• trackdaze

    They have solved that for.the most part by including pedals.

  • Ned

    Electric motorcycles are a great reality for those riders who care about economy. Most rides are already short enough to do with ~100mi range. Those doing hundreds of miles per day are a very small demographic compared to total motorcycle owners, and wouldn’t buy a pansy electric bike anyway. Very few riders buy motorcycles for their practicality- a category that includes fuel economy. Most buy for performance and image. I don’t see fuel economy becoming a significant factor in riders’ purchasing decisions anytime soon.

    • Steve Hanley

      Your comments are accurate if you are speaking about the US market, but not with regard to other parts of the world. European cities are crammed full of small motorcycles and scooters. In Asia and India, you can’t turn around without bumping into one.

      As the story says, 70% of the world market is in Asia-Pacifica, where initial cost and fuel economy are the two most critical factors in any buying decision.

      • Michels

        Cheap electric mopeds could take over the moped market in the U.S. because no one wants to deal with a moped that doesn’t start. And a moped that gets driven twice a month and stored during the winter is going to run into fuel/ starting problems.

      • Ned

        That is true, I had not thought about the international market. China already is showing us what a electric scooter-dominated landscape looks like. I think your point is definitely true of mopeds and scooters, but I think we’ll still see performance and image dominate in full-size motorcycles.

      • DHZ

        I sell and make bikes in the Asia area and in Europe in the higher end market under the ZEV Electric brand. The big hordes of bike that you see are in the very small displacement class where if the speeds are kept low (15.5 mph in India, China for example) there is no registration, tags, license, and the cost is low. Rough market selling bikes at $500 each. (But where in the USA a dealer wants a 25-30% cut of the sale, gets about 12-15% generally, a dealer in India gets a flat $15.) The density of the Asian city and traffic means you cannot go fast anyhow. Further, in the Asian City the stream of bikes that you see all day are a high percentage of delivery bike. As to the hordes in Europe – Where the % of the population that drives cycles in the USA has hovered around 3% for years, its about 10% in Europe, so not really that huge. The fact that the land mass of Europe per population is smaller makes the visuals of a lot of bikes is deceptive as to total numbers. Having over 9000 registered cycle delivery couriers registered in Paris and 12,000 in London certainly contributes to that visual as a lot of bikes are in constant motion all day rather than just driven to a destination and parked. Very deceptive.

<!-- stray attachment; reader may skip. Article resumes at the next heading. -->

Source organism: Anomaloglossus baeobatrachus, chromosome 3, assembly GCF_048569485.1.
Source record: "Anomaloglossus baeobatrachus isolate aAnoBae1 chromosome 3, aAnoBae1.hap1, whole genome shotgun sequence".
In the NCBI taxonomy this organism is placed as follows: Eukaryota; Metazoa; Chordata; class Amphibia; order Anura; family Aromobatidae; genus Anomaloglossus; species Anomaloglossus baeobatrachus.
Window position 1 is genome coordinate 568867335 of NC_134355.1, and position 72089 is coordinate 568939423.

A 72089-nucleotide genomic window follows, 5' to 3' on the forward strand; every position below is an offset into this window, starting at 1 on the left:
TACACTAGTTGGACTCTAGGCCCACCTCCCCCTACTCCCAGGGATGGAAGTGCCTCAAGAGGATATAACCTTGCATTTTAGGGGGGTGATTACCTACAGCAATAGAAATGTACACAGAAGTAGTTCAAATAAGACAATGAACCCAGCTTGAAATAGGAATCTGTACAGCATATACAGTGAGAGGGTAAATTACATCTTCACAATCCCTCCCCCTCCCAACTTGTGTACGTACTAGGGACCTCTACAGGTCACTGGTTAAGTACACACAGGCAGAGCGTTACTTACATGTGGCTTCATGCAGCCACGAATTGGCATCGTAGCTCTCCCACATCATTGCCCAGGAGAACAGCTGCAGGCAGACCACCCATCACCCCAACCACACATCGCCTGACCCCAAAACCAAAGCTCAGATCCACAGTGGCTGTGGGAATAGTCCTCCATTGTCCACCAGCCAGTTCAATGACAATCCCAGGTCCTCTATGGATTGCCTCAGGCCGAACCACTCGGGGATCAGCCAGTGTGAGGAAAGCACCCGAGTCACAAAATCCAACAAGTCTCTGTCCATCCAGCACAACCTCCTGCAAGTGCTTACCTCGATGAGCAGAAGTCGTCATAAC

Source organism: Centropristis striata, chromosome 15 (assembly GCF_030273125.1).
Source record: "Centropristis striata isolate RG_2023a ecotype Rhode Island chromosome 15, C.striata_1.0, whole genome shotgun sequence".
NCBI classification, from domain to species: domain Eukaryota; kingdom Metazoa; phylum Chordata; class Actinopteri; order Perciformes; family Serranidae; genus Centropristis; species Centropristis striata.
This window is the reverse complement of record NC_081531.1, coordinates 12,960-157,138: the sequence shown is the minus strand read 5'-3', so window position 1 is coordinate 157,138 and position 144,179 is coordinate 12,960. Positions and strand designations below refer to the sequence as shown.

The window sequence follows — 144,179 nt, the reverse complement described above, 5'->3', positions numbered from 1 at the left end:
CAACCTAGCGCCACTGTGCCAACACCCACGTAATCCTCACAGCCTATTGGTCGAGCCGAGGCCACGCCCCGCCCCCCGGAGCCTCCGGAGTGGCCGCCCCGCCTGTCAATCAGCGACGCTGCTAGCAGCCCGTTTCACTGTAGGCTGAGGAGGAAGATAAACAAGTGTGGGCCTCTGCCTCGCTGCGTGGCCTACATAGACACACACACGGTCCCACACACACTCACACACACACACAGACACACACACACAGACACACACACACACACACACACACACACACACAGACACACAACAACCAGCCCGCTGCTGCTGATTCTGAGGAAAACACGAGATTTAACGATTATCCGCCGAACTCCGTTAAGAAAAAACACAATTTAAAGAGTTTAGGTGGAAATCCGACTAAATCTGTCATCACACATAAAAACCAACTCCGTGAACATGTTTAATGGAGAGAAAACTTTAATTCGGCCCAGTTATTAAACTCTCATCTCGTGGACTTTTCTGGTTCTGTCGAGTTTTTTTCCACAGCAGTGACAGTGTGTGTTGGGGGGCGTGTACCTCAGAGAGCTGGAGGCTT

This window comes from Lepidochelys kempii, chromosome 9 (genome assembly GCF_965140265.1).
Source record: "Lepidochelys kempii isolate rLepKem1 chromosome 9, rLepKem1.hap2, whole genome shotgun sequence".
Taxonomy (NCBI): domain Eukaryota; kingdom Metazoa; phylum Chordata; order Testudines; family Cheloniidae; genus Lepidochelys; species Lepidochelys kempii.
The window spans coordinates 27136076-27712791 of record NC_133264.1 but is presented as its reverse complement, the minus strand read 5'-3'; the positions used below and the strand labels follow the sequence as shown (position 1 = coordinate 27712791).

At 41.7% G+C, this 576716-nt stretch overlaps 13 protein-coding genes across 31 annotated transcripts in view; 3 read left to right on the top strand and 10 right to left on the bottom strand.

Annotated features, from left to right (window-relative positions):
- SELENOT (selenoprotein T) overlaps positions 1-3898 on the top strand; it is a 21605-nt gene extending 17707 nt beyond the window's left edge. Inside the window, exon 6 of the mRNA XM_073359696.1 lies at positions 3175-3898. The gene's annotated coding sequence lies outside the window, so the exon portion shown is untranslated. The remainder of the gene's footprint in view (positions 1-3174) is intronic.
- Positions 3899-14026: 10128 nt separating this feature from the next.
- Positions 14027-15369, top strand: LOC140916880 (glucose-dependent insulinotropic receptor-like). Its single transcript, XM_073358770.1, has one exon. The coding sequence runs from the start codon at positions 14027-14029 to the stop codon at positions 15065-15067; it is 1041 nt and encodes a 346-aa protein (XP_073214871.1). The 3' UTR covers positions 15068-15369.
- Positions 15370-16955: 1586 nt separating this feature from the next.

• DHZ

    Aero as noted by others is a big factor. Buyers can gain big by simply buying bikes with fairings. I was surprised a few years ago when I ran tests between two identical power train ZEV Electric bikes, one with a full fairing, one naked. The naked bike on average suffered 15% more “fuel” consumption.

    Because of the high power of many cycles, they have to run large radiator systems, which radically effects the aero drag. On airplanes, cooling drag for the engine is generally considered at 25-50% of the total drag. Any most aircraft have cowl flaps to reduce the cooling drag when not at high power settings. Cycles do not. At the top speed shootouts like the Ohio Mile, you will see gas bikes with the air inlets to the engines blocked off so they just reach the temp limits at the end of the run for big speed gains. The racers rule of thumb is that to go twice as fast you need to cube the hp because of the aero. So those air blocks are extremely effective. Some cars now have a shutter that closes when the engine is running cool and blocks the air to the minimum going through the engine bay. On the electric bikes we close up the body as tight as possible to try to eliminate any air going through the bikes for the same reason. I think when fuel efficiency gets to be a critical issue to a cycle buyer, we will see more faired bike, and some sort of air control. But I am surprised that there are no aero controls on the race bikes just yet. But maybe rules prevent it.